The Monsters Still Lurk
A moving ode to life, with all its delicious little ironies...
Simplicity is one of the most underrated virtues, but Aruna Nambiar knows how to give it its due. In this slim novel, Nambiar conveys the plainest of truths in the most unassuming manner, and the result is a moving, powerful tribute to life itself.
The Monsters Still Lurk tells the story of a typical working-class family living in Mumbai - a sedate breadwinner father, a practical homemaker mother and three level-headed children all lead conventional lives in the city of dreams. Their lives move along expected arcs. Every milestone is celebrated with a mix of joy and cautiousness, and every setback is seen only as a sign of testing times, with the silver lining just there at the horizon.
The narrator, Vivek, who is the family's youngest child, dates the big events in their life by important events in modern history - 90s' liberalisation, Babri Masjid demolition, the dotcom bubble, 26/11, Prince William and Kate Middleton's wedding, Nirbhaya and more find mention here. It's a nice touch that serves both to lend a sense of immediacy to the characters' experiences and to point to an essential truth - that life goes on, rain or shine.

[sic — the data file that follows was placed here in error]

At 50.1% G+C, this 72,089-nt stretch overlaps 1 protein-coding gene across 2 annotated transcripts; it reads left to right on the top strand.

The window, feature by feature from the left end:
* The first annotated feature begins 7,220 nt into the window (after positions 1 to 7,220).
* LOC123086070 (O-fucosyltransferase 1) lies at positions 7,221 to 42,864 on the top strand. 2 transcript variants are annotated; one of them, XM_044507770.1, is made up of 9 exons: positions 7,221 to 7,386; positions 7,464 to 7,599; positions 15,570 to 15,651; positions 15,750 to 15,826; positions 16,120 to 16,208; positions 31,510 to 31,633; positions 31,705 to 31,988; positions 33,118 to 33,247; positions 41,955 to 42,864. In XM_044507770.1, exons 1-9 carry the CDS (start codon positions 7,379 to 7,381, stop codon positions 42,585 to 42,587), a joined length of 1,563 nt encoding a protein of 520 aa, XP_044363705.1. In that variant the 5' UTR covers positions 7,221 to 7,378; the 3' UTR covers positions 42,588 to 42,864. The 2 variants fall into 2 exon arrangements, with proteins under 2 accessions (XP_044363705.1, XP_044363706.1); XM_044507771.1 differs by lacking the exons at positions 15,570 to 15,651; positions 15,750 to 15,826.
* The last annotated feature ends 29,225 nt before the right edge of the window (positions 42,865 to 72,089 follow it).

Nambiar gets into Vivek's head and speaks in his voice with ease. In the absence of gender signifiers, the reader doesn't know that the narrator is male till his mum suddenly refers to him by his name. Is Nambiar playing here with the automatic assumption that a first-person narrator's gender has to be the same as the author's? I marvelled at Nambiar's craft when the revelation came - until then I had assumed that the narrator was simply the tomboy kind.
This is a seriously funny book where even the saddest of events, including sickness and death, is dealt with a light touch.
The tragedy never overwhelms and the humour adds the much-needed perspective. This novel is full of life's delicious little ironies that will leave you with a wry smile.
Courtesy: THE HINDU